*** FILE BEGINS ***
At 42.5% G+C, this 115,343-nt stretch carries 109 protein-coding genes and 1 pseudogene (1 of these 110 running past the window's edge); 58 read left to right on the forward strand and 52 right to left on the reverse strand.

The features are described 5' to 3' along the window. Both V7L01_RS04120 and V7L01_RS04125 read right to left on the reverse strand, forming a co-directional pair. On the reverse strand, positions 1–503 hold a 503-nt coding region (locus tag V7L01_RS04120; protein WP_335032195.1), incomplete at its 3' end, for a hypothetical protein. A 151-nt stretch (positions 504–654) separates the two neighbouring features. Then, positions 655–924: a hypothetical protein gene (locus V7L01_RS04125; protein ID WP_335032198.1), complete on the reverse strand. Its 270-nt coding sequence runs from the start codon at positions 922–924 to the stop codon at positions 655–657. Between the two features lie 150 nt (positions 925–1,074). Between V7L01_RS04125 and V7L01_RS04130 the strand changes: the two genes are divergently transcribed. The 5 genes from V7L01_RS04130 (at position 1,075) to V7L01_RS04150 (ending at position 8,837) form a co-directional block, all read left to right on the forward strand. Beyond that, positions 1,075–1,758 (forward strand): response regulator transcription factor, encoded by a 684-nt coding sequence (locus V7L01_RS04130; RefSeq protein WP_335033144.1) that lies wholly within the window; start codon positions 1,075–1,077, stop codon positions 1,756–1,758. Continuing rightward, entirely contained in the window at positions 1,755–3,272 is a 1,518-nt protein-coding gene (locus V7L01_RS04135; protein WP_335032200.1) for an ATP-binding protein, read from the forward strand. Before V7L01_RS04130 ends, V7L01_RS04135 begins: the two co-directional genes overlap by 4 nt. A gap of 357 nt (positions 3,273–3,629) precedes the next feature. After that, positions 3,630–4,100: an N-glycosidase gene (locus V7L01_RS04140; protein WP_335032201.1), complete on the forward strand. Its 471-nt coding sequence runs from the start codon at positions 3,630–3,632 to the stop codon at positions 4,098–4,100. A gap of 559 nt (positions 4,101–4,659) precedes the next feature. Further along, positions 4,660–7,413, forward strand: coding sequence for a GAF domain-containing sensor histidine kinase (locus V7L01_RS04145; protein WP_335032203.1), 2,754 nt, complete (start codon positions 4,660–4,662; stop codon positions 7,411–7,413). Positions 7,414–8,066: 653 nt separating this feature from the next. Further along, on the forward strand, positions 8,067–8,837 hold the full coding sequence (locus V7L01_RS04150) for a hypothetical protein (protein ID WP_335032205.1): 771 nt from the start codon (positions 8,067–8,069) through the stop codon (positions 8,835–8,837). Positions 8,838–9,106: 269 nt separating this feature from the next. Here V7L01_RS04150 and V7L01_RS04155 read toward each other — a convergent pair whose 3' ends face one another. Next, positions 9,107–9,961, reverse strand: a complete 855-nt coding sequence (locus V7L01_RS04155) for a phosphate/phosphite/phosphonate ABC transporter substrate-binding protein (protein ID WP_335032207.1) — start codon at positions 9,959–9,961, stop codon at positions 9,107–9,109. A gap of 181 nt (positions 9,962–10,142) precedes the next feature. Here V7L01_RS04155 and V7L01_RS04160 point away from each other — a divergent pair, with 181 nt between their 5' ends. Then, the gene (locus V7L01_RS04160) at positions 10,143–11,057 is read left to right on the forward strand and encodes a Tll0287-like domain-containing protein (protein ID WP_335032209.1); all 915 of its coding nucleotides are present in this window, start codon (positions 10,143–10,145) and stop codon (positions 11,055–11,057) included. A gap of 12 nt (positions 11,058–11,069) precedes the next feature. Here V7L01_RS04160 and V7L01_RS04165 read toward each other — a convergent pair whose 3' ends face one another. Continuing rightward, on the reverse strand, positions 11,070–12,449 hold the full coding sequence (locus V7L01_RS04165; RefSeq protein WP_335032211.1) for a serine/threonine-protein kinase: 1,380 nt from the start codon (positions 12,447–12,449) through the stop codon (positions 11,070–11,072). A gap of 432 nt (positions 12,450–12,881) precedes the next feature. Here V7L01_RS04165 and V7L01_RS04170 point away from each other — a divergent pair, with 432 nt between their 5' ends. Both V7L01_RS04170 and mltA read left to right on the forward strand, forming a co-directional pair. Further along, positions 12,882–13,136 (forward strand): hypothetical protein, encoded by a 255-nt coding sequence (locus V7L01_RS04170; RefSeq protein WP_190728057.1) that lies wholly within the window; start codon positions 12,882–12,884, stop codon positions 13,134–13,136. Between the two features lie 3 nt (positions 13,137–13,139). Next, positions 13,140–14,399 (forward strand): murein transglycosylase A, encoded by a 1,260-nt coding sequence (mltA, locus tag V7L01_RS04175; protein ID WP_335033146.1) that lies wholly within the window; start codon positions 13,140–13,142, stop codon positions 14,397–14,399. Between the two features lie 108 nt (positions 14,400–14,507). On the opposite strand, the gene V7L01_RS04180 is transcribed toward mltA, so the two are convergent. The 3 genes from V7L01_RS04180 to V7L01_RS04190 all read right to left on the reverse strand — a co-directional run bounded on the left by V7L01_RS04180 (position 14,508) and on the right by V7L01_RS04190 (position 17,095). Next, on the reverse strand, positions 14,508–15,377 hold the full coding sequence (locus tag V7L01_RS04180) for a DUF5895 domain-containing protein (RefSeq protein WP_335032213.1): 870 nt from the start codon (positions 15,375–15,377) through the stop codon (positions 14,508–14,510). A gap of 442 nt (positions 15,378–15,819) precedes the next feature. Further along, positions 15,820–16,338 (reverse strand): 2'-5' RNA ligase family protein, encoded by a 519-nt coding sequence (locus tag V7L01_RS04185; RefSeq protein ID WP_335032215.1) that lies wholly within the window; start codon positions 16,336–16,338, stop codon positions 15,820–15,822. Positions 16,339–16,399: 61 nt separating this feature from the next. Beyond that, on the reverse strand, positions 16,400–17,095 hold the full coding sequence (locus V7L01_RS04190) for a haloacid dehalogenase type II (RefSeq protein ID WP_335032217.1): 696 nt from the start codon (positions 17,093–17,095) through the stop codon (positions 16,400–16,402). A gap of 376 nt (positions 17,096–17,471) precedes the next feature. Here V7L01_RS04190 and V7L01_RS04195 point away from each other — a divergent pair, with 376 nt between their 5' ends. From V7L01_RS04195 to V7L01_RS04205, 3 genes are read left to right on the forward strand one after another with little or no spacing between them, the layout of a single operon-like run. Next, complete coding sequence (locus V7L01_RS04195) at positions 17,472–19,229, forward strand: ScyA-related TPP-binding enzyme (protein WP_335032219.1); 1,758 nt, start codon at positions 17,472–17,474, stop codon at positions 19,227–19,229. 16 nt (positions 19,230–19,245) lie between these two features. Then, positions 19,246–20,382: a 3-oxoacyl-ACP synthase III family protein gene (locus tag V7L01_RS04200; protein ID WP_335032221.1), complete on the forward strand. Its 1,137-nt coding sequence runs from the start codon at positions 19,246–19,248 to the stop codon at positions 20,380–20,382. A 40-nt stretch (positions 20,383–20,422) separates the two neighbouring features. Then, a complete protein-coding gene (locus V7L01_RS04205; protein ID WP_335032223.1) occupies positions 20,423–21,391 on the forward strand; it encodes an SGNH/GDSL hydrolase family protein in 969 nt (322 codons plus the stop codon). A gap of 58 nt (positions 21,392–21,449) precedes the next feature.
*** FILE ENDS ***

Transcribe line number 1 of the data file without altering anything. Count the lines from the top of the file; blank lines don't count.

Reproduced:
At 42.5% G+C, this 115,343-nt stretch carries 109 protein-coding genes and 1 pseudogene (1 of these 110 running past the window's edge); 58 read left to right on the forward strand and 52 right to left on the reverse strand.